In retail, Learning and Development is about teaching your employees skills and concepts that they can apply in the jobs they have today and in the future. One of the ways many retailers try to tackle L&D at scale is by implementing a Learning Management Solution, or LMS.
At Retail Zipline, we’re focused on improving store execution through better communication – essentially, a much broader scope than simply delivering eLearnings. It’s why when clients come to us asking about our “LMS” capabilities, our first response is simple: “we’re not an LMS.” We don’t leave the conversation there, though, because I’ve found probing just a bit deeper can be incredibly enlightening.Read More
Physical retail isn’t actually dying. It’s just changing. We live in a dynamic digital age, and the retail-store experience has changed significantly over the years. In fact, the overall shopping experience was shifting long before Covid-19 completely transformed the way that people shop.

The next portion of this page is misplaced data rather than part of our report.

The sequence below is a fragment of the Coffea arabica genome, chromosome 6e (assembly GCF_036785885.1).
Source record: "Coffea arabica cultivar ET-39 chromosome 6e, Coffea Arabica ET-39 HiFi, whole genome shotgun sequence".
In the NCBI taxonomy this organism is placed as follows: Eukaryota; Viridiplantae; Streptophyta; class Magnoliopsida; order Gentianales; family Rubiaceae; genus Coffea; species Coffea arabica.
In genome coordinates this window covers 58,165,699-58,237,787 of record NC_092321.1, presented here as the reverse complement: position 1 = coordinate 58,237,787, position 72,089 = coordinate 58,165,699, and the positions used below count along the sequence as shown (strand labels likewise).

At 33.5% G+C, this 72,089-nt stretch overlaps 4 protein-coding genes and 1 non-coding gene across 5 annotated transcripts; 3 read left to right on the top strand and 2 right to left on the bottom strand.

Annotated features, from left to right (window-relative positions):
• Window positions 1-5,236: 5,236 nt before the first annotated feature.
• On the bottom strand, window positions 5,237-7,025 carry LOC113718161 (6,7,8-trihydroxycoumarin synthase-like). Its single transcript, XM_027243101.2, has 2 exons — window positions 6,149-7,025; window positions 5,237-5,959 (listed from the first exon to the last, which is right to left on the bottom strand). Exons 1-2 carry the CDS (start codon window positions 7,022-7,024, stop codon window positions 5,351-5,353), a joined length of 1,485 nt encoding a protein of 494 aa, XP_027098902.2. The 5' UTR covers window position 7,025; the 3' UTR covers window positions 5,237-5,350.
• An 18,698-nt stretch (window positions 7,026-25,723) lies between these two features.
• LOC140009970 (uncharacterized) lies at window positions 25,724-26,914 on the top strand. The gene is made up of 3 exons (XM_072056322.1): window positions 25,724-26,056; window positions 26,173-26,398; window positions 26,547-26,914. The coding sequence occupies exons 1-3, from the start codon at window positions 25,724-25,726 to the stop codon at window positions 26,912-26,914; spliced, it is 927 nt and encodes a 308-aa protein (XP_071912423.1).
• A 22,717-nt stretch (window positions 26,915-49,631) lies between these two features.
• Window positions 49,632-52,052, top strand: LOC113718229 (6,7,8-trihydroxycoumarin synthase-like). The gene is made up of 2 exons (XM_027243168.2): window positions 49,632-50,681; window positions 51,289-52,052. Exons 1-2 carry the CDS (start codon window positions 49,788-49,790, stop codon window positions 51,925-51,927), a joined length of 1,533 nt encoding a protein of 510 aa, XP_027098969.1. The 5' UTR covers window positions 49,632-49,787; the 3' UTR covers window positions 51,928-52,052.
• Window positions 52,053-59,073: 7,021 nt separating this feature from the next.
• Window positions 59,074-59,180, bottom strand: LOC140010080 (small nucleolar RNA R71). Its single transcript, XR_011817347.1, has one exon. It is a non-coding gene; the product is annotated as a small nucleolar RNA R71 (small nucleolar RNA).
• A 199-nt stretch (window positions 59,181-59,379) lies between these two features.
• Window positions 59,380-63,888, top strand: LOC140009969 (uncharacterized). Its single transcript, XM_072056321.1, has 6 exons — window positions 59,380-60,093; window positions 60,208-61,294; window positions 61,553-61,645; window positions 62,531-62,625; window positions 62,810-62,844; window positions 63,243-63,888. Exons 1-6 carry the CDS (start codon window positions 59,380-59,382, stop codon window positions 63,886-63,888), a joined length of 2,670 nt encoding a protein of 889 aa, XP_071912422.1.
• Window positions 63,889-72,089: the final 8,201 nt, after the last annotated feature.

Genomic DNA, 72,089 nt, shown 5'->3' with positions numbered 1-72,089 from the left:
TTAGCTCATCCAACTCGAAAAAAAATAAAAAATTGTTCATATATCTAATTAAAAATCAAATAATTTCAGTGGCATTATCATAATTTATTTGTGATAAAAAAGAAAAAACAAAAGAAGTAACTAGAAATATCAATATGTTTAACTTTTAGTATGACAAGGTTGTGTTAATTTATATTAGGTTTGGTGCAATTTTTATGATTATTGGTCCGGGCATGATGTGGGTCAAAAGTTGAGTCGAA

From long lines, to BOPIS (buy online, pick up in store), to contactless options in the checkout line, customer shopping patterns today are much different than they were twenty years ago. And those patterns saw a seismic shift the past year alone, and many of these changes are here to stay.
The future of retail is here- and brick-and-mortar store is still a vital part of the customer shopping experience. The accelerated evolution of retail communication demands agility and innovation from retail brands everywhere.
We understand how the retail business works, and we know (first-hand) how frustrating it can be to align organizations in order to drive change and stay nimble. We’ve learned that in order for stores to execute better, save time and money, and create great customer experiences, we have to start with great communication.